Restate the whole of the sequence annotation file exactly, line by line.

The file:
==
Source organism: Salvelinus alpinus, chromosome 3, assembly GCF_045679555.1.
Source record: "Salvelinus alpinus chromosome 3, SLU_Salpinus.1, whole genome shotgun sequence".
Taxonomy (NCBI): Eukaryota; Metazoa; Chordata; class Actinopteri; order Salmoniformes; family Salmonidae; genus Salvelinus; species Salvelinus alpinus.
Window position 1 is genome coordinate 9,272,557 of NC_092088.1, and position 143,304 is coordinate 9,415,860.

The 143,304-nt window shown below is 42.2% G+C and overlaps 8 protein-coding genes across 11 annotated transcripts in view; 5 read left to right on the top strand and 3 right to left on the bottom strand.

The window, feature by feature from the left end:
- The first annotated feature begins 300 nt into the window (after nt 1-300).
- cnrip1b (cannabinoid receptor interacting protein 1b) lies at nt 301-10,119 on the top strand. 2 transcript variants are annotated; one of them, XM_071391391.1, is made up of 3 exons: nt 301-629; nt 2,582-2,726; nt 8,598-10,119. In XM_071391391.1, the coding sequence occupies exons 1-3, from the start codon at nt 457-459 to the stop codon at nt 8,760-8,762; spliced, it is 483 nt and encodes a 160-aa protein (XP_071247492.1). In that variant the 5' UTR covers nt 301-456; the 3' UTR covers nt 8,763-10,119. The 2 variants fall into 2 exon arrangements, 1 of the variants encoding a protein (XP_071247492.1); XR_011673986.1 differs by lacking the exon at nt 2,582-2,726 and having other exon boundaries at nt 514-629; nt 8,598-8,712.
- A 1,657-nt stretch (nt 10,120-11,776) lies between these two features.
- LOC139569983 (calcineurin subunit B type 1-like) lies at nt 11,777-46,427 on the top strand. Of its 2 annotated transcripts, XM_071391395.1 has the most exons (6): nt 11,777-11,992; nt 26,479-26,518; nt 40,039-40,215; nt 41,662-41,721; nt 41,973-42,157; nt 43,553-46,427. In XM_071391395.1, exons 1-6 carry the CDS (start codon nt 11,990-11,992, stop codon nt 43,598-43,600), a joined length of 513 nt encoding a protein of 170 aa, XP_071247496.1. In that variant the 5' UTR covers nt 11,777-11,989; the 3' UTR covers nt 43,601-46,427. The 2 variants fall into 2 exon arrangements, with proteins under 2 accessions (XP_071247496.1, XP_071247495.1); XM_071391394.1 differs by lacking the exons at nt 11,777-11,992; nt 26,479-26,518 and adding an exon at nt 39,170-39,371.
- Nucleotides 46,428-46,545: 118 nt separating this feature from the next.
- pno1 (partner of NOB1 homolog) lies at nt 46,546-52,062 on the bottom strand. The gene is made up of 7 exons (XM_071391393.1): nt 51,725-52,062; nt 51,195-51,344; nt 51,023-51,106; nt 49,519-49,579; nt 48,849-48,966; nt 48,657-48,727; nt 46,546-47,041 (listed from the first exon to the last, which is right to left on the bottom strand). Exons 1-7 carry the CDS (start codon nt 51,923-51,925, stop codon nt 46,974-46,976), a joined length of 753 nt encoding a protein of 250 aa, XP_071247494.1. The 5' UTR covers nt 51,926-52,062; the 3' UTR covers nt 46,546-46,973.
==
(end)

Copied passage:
Source organism: Salvelinus alpinus, chromosome 3, assembly GCF_045679555.1.
Source record: "Salvelinus alpinus chromosome 3, SLU_Salpinus.1, whole genome shotgun sequence".
Taxonomy (NCBI): Eukaryota; Metazoa; Chordata; class Actinopteri; order Salmoniformes; family Salmonidae; genus Salvelinus; species Salvelinus alpinus.
Window position 1 is genome coordinate 9,272,557 of NC_092088.1, and position 143,304 is coordinate 9,415,860.

The 143,304-nt window shown below is 42.2% G+C and overlaps 8 protein-coding genes across 11 annotated transcripts in view; 5 read left to right on the top strand and 3 right to left on the bottom strand.

The window, feature by feature from the left end:
- The first annotated feature begins 300 nt into the window (after nt 1-300).
- cnrip1b (cannabinoid receptor interacting protein 1b) lies at nt 301-10,119 on the top strand. 2 transcript variants are annotated; one of them, XM_071391391.1, is made up of 3 exons: nt 301-629; nt 2,582-2,726; nt 8,598-10,119. In XM_071391391.1, the coding sequence occupies exons 1-3, from the start codon at nt 457-459 to the stop codon at nt 8,760-8,762; spliced, it is 483 nt and encodes a 160-aa protein (XP_071247492.1). In that variant the 5' UTR covers nt 301-456; the 3' UTR covers nt 8,763-10,119. The 2 variants fall into 2 exon arrangements, 1 of the variants encoding a protein (XP_071247492.1); XR_011673986.1 differs by lacking the exon at nt 2,582-2,726 and having other exon boundaries at nt 514-629; nt 8,598-8,712.
- A 1,657-nt stretch (nt 10,120-11,776) lies between these two features.
- LOC139569983 (calcineurin subunit B type 1-like) lies at nt 11,777-46,427 on the top strand. Of its 2 annotated transcripts, XM_071391395.1 has the most exons (6): nt 11,777-11,992; nt 26,479-26,518; nt 40,039-40,215; nt 41,662-41,721; nt 41,973-42,157; nt 43,553-46,427. In XM_071391395.1, exons 1-6 carry the CDS (start codon nt 11,990-11,992, stop codon nt 43,598-43,600), a joined length of 513 nt encoding a protein of 170 aa, XP_071247496.1. In that variant the 5' UTR covers nt 11,777-11,989; the 3' UTR covers nt 43,601-46,427. The 2 variants fall into 2 exon arrangements, with proteins under 2 accessions (XP_071247496.1, XP_071247495.1); XM_071391394.1 differs by lacking the exons at nt 11,777-11,992; nt 26,479-26,518 and adding an exon at nt 39,170-39,371.
- Nucleotides 46,428-46,545: 118 nt separating this feature from the next.
- pno1 (partner of NOB1 homolog) lies at nt 46,546-52,062 on the bottom strand. The gene is made up of 7 exons (XM_071391393.1): nt 51,725-52,062; nt 51,195-51,344; nt 51,023-51,106; nt 49,519-49,579; nt 48,849-48,966; nt 48,657-48,727; nt 46,546-47,041 (listed from the first exon to the last, which is right to left on the bottom strand). Exons 1-7 carry the CDS (start codon nt 51,923-51,925, stop codon nt 46,974-46,976), a joined length of 753 nt encoding a protein of 250 aa, XP_071247494.1. The 5' UTR covers nt 51,926-52,062; the 3' UTR covers nt 46,546-46,973.